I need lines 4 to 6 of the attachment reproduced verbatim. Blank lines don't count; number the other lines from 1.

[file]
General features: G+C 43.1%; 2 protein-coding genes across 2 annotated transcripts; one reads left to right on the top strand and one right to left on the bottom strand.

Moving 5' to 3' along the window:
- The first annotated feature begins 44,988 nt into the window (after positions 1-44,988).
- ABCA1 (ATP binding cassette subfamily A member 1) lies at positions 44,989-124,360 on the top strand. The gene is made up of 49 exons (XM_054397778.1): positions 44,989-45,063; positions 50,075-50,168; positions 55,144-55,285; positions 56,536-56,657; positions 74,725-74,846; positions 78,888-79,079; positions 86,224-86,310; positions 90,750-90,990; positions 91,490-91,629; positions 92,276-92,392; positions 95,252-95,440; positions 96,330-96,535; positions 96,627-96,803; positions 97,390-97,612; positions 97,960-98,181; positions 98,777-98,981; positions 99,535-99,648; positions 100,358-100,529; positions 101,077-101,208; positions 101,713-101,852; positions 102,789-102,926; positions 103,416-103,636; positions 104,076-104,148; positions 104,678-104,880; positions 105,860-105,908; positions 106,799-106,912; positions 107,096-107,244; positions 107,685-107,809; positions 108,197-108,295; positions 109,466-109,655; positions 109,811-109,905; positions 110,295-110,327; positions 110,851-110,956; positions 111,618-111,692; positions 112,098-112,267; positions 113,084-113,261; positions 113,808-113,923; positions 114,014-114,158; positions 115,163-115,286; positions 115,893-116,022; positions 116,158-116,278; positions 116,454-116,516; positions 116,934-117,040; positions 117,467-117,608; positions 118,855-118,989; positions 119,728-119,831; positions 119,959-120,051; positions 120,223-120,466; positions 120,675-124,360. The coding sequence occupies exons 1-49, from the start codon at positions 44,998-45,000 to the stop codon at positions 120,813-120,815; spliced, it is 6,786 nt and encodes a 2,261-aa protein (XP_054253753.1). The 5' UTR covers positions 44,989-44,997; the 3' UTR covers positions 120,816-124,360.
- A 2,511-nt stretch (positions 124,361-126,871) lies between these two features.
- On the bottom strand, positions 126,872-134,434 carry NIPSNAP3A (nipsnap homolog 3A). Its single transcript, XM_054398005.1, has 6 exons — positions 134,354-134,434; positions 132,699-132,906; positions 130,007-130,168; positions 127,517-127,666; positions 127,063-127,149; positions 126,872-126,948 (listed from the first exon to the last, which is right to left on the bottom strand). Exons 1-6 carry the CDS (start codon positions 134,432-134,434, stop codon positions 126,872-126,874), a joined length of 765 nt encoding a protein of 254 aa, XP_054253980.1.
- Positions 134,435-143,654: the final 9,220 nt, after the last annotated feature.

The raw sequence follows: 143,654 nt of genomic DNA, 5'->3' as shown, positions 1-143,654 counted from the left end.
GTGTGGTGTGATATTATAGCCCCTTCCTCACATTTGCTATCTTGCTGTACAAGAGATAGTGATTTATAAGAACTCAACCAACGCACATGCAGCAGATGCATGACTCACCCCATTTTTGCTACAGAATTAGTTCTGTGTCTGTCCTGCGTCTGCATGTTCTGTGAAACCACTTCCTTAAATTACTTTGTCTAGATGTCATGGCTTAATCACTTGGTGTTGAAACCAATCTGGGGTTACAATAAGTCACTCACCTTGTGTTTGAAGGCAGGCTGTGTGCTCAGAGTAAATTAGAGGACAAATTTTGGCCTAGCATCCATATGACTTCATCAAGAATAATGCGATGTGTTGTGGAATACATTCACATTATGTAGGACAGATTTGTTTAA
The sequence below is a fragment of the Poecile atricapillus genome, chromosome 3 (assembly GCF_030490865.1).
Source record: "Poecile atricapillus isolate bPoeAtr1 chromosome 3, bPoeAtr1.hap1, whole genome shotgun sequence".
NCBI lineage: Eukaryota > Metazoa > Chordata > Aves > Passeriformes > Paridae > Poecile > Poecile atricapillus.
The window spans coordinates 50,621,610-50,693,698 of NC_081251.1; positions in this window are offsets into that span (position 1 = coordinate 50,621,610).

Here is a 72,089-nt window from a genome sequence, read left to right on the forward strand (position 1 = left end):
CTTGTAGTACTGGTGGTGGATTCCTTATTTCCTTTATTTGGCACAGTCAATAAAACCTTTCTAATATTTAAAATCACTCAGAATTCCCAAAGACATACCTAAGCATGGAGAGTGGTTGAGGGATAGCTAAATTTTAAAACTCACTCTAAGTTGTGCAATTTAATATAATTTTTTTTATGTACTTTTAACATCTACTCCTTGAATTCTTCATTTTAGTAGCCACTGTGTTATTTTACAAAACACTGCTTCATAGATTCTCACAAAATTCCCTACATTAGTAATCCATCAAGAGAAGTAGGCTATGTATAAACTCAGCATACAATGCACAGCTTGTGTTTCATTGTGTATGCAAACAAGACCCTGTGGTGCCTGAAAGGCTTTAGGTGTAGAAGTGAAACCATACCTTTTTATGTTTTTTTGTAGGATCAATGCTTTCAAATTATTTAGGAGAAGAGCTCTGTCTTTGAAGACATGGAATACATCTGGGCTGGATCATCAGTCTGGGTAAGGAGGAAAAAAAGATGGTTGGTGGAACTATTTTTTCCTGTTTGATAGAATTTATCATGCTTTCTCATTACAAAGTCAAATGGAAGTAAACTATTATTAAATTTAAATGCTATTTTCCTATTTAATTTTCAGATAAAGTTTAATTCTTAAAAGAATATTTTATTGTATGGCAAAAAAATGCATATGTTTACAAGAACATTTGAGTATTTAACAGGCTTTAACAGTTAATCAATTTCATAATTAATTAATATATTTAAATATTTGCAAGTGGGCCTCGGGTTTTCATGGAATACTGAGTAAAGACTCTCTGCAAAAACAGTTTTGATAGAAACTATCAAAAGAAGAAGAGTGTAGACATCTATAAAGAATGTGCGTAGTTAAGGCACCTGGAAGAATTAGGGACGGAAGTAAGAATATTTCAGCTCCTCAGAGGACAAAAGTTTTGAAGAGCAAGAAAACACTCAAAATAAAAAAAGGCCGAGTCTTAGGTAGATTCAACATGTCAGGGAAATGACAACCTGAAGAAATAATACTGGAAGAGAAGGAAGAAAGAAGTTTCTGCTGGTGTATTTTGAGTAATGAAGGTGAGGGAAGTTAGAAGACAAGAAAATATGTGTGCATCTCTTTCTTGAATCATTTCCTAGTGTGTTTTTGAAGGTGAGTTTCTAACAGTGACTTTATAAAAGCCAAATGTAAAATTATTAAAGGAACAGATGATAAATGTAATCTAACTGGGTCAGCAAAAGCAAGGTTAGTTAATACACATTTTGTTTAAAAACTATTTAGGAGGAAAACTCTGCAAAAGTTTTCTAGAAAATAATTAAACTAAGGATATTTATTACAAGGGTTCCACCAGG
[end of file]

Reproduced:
- ABCA1 (ATP binding cassette subfamily A member 1) lies at positions 44,989-124,360 on the top strand. The gene is made up of 49 exons (XM_054397778.1): positions 44,989-45,063; positions 50,075-50,168; positions 55,144-55,285; positions 56,536-56,657; positions 74,725-74,846; positions 78,888-79,079; positions 86,224-86,310; positions 90,750-90,990; positions 91,490-91,629; positions 92,276-92,392; positions 95,252-95,440; positions 96,330-96,535; positions 96,627-96,803; positions 97,390-97,612; positions 97,960-98,181; positions 98,777-98,981; positions 99,535-99,648; positions 100,358-100,529; positions 101,077-101,208; positions 101,713-101,852; positions 102,789-102,926; positions 103,416-103,636; positions 104,076-104,148; positions 104,678-104,880; positions 105,860-105,908; positions 106,799-106,912; positions 107,096-107,244; positions 107,685-107,809; positions 108,197-108,295; positions 109,466-109,655; positions 109,811-109,905; positions 110,295-110,327; positions 110,851-110,956; positions 111,618-111,692; positions 112,098-112,267; positions 113,084-113,261; positions 113,808-113,923; positions 114,014-114,158; positions 115,163-115,286; positions 115,893-116,022; positions 116,158-116,278; positions 116,454-116,516; positions 116,934-117,040; positions 117,467-117,608; positions 118,855-118,989; positions 119,728-119,831; positions 119,959-120,051; positions 120,223-120,466; positions 120,675-124,360. The coding sequence occupies exons 1-49, from the start codon at positions 44,998-45,000 to the stop codon at positions 120,813-120,815; spliced, it is 6,786 nt and encodes a 2,261-aa protein (XP_054253753.1). The 5' UTR covers positions 44,989-44,997; the 3' UTR covers positions 120,816-124,360.
- A 2,511-nt stretch (positions 124,361-126,871) lies between these two features.
- On the bottom strand, positions 126,872-134,434 carry NIPSNAP3A (nipsnap homolog 3A). Its single transcript, XM_054398005.1, has 6 exons — positions 134,354-134,434; positions 132,699-132,906; positions 130,007-130,168; positions 127,517-127,666; positions 127,063-127,149; positions 126,872-126,948 (listed from the first exon to the last, which is right to left on the bottom strand). Exons 1-6 carry the CDS (start codon positions 134,432-134,434, stop codon positions 126,872-126,874), a joined length of 765 nt encoding a protein of 254 aa, XP_054253980.1.